He read, “There are no special ordinances on hunting game with firearms in Buckingham County, Virginia, other than those set forth by the Commonwealth of Virginia, the Virginia Department of Game and Inland Fisheries and any applicable federal laws.”

Shumaker followed, “What this does is it puts us in the same category with Fluvanna County, Prince Edward County, and a lot of other counties around us.” He continued, “It basically puts us under control of the State Code.”

Defending the trio's recommendation, Shumaker stated, “It makes it simple for them to enforce it. It makes it very simple for the sportsmen to know whether they are legal or not and that is very important for both sides of the equation.”

After presenting the recommendation, Shumaker asked that all those in the audience who were in favor of it to stand. Responding, the majority of those making up the large crowd that filled the auditorium stood and applauded.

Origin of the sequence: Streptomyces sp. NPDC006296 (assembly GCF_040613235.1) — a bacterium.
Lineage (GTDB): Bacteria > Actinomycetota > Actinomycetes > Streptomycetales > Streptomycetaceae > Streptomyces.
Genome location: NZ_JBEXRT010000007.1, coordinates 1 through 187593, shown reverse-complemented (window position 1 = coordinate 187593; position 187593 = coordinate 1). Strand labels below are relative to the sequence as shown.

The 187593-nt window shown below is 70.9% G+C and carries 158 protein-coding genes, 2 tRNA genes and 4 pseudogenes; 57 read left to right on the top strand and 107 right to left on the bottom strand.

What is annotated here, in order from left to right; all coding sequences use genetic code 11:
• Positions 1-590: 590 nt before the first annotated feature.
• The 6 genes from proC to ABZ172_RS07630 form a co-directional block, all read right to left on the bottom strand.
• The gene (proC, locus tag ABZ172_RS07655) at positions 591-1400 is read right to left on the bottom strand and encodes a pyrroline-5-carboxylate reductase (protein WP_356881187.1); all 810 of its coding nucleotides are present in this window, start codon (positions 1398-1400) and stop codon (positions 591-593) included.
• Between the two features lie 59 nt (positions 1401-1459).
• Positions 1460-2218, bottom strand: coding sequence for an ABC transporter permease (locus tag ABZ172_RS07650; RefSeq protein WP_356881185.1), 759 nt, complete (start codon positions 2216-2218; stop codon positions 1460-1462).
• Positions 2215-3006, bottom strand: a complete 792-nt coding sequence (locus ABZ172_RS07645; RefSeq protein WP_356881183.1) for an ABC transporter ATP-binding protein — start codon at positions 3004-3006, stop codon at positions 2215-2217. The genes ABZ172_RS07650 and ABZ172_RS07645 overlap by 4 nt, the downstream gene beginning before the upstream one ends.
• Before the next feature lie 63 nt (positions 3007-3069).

On the heels of the visual demonstration of those favoring the one sentence approach, nine individuals went to the podium to either echo their support for the trio's recommendation, emphasize a specific section of the “Stish Ordinance” that they opposed, express their support for the initial proposal, which authorized hunting from the ground, or seek clarification on caliber size.

Following the public comment segment, Snoddy shared that he had received a “lot of phone calls” and 90 percent of them were in favor of hunting with rifles from the ground.